What does Machine Learning Mean for Cyber Security?
Machine learning has already proven itself to be a disruptive technology, being used to support the likes of bank fraud identification, driverless cars, speech recognition and advanced cyber security threat detection. Businesses now understand the tremendous value machines based learning can deliver and as a result are investing heavily in its development.
Benefits of Machine Learning within Cybersecurity
Machine learning is helping businesses to move towards a more proactive, as opposed to reactive, approach to cybersecurity, meaning that they will no longer be one step behind attackers and reducing the risk of a data breach. This is particularly important due to the recent implementation of the GDPR.
In order to keep up with cyber threats, as much data as possible is collected in order to gain insights into their causes. However, organisations often find it difficult to keep up with the analysis of such large volumes of data. Machine learning automates this analysis so that we can get more out of the data that is collected and give organisations an advantage over attackers.
It has been reported that up to 90% of cyber attacks can be pinned on human error or inaction. By using machine learning, the likelihood of human error causing a breach is significantly minimised, improving overall security.
Challenges with Machine Learning
As all computer programmers will know – it is simply not possible to get the right answer from the wrong information. However, identifying ‘garbage’ data can be a highly complex task when it comes to ensuring that your machine learning model only recognises that patterns that actually matter, rather than coincidental correlations.
Machine learning models work by recognising even the most subtle correlations within training data, which allows them to learn ways of recognising new things such as fraud or spam. However, this acute capability can backfire and cause unexpected results.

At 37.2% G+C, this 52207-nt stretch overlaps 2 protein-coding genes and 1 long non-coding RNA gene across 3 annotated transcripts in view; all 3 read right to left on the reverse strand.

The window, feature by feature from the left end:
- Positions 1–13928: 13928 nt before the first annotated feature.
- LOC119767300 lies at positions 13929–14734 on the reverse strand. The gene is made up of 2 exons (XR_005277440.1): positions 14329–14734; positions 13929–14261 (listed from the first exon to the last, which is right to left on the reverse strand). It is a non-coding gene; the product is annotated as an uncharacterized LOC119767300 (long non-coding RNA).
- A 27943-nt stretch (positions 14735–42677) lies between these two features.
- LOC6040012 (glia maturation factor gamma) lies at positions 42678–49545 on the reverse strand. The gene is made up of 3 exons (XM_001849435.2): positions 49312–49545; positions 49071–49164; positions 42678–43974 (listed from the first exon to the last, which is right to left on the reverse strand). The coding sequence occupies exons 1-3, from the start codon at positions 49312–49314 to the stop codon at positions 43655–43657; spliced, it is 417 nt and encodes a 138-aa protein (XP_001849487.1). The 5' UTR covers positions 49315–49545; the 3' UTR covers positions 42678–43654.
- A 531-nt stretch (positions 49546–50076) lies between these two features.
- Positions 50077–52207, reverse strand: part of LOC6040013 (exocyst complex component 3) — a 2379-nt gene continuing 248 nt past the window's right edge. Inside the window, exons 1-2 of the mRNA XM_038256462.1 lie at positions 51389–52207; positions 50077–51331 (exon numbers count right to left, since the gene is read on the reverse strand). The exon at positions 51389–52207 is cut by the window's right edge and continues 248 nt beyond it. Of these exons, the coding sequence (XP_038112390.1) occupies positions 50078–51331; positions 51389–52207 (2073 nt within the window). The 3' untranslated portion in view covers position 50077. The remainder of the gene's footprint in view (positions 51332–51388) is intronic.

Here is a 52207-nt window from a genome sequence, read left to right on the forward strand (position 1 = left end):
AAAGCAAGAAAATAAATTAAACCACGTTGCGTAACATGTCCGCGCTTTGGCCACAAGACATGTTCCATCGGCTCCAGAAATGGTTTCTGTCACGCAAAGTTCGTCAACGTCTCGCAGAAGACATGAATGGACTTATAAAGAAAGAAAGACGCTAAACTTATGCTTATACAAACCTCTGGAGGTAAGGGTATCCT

Spurious correlations can cause models to learn the wrong things – and Big Data is full of spurious correlations. This means that simple coincidences can cause machine learning systems to behave in undesirable ways – such as filtering useful emails into your spam folder or recognising fraud where it doesn’t exist.
Machine learning technology is non-deterministic, meaning that we can only say what a model is likely to do in real life scenarios, with no guarantee of the actual results we will see. Because of this, deciding whether a software is working correctly involves first deciding what correct behaviours will look like, and testing the software from there. The less thorough this testing is, the bigger the resulting flaws are likely to be in real life scenarios.
So, the issues with machine learning, in a nutshell, are: A model doesn’t always know exactly what you’ve told it, and you haven’t always told it what you think you have.
How can Your Business Benefit from Machine Learning?
In order to get the most from machine learning, whilst minimising the chance of error, we recommend implementing a cybersecurity system with deep learning built in. A great example of this is the Sophos Product Portfolio, which helps businesses to stay one step ahead of attackers by making use of machine learning to bolster security, identifying new threats far more quickly and efficiently than any human could. Click here to find out more about Sophos security solutions, or contact our team today.